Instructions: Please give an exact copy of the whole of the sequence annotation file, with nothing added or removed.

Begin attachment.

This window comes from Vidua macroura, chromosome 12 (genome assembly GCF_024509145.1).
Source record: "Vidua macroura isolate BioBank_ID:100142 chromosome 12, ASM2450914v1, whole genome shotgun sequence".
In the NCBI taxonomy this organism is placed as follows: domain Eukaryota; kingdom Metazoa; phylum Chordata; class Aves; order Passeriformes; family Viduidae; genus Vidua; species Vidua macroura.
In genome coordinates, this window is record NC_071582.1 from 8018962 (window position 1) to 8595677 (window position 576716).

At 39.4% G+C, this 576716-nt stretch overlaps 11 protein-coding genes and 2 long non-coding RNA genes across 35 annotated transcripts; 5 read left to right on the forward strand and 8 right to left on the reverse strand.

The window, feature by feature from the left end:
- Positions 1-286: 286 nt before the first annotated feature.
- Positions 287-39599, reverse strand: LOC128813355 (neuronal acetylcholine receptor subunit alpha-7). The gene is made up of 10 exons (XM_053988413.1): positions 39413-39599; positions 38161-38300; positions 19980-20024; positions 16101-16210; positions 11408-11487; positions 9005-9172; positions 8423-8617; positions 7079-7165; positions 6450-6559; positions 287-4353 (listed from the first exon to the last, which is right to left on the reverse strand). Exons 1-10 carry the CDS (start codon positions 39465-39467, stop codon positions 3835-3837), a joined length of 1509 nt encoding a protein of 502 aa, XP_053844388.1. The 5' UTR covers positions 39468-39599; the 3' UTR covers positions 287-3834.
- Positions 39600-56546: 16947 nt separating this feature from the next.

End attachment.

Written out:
This window comes from Vidua macroura, chromosome 12 (genome assembly GCF_024509145.1).
Source record: "Vidua macroura isolate BioBank_ID:100142 chromosome 12, ASM2450914v1, whole genome shotgun sequence".
In the NCBI taxonomy this organism is placed as follows: domain Eukaryota; kingdom Metazoa; phylum Chordata; class Aves; order Passeriformes; family Viduidae; genus Vidua; species Vidua macroura.
In genome coordinates, this window is record NC_071582.1 from 8018962 (window position 1) to 8595677 (window position 576716).

At 39.4% G+C, this 576716-nt stretch overlaps 11 protein-coding genes and 2 long non-coding RNA genes across 35 annotated transcripts; 5 read left to right on the forward strand and 8 right to left on the reverse strand.

The window, feature by feature from the left end:
- Positions 1-286: 286 nt before the first annotated feature.
- Positions 287-39599, reverse strand: LOC128813355 (neuronal acetylcholine receptor subunit alpha-7). The gene is made up of 10 exons (XM_053988413.1): positions 39413-39599; positions 38161-38300; positions 19980-20024; positions 16101-16210; positions 11408-11487; positions 9005-9172; positions 8423-8617; positions 7079-7165; positions 6450-6559; positions 287-4353 (listed from the first exon to the last, which is right to left on the reverse strand). Exons 1-10 carry the CDS (start codon positions 39465-39467, stop codon positions 3835-3837), a joined length of 1509 nt encoding a protein of 502 aa, XP_053844388.1. The 5' UTR covers positions 39468-39599; the 3' UTR covers positions 287-3834.
- Positions 39600-56546: 16947 nt separating this feature from the next.